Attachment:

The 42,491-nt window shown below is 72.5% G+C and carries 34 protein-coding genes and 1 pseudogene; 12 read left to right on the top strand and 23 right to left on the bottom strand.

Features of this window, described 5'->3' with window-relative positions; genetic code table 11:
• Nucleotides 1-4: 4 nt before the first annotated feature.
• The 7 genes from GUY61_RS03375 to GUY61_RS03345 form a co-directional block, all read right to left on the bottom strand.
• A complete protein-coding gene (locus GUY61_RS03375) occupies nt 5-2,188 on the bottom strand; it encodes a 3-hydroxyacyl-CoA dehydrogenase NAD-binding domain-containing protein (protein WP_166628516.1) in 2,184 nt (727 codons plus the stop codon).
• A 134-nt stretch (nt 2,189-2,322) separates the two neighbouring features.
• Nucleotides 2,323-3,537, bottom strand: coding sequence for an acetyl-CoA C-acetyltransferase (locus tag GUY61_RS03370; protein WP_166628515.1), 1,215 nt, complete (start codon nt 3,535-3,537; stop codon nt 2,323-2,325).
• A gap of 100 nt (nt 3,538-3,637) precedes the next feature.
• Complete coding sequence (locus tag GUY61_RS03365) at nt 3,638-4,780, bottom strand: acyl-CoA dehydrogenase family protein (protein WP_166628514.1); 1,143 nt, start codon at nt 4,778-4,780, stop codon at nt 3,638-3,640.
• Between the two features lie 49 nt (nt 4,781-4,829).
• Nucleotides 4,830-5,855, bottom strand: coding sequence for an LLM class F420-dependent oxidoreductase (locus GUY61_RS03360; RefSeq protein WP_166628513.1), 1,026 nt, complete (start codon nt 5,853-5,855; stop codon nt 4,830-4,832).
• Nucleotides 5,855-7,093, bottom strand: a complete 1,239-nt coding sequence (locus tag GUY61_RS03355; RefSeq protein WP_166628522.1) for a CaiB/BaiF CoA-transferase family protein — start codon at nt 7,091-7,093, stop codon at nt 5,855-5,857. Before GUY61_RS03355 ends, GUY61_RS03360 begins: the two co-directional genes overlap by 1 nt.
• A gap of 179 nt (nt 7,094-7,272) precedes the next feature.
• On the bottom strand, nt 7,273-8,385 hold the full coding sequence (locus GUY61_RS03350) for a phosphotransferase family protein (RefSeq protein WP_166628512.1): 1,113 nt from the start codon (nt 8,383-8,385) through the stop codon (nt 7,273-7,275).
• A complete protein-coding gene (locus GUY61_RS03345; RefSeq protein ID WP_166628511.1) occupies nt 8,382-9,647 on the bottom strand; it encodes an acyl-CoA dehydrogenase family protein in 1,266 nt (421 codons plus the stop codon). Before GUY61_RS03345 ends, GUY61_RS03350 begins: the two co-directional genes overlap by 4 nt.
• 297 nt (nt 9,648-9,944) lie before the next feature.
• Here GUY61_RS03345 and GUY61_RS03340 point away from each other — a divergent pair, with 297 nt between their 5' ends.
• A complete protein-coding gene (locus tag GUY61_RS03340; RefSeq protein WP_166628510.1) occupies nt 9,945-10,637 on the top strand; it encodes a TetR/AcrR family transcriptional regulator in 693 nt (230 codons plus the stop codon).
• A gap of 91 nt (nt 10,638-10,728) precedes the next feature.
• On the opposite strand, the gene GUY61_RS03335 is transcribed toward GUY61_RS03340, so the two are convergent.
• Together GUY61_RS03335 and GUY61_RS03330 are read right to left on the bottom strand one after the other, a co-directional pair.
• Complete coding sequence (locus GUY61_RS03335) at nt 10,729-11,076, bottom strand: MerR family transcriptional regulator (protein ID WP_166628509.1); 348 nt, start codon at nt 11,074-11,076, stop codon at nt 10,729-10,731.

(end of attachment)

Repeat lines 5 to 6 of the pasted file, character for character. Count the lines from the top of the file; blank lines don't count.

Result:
• A complete protein-coding gene (locus GUY61_RS03375) occupies nt 5-2,188 on the bottom strand; it encodes a 3-hydroxyacyl-CoA dehydrogenase NAD-binding domain-containing protein (protein WP_166628516.1) in 2,184 nt (727 codons plus the stop codon).
• A 134-nt stretch (nt 2,189-2,322) separates the two neighbouring features.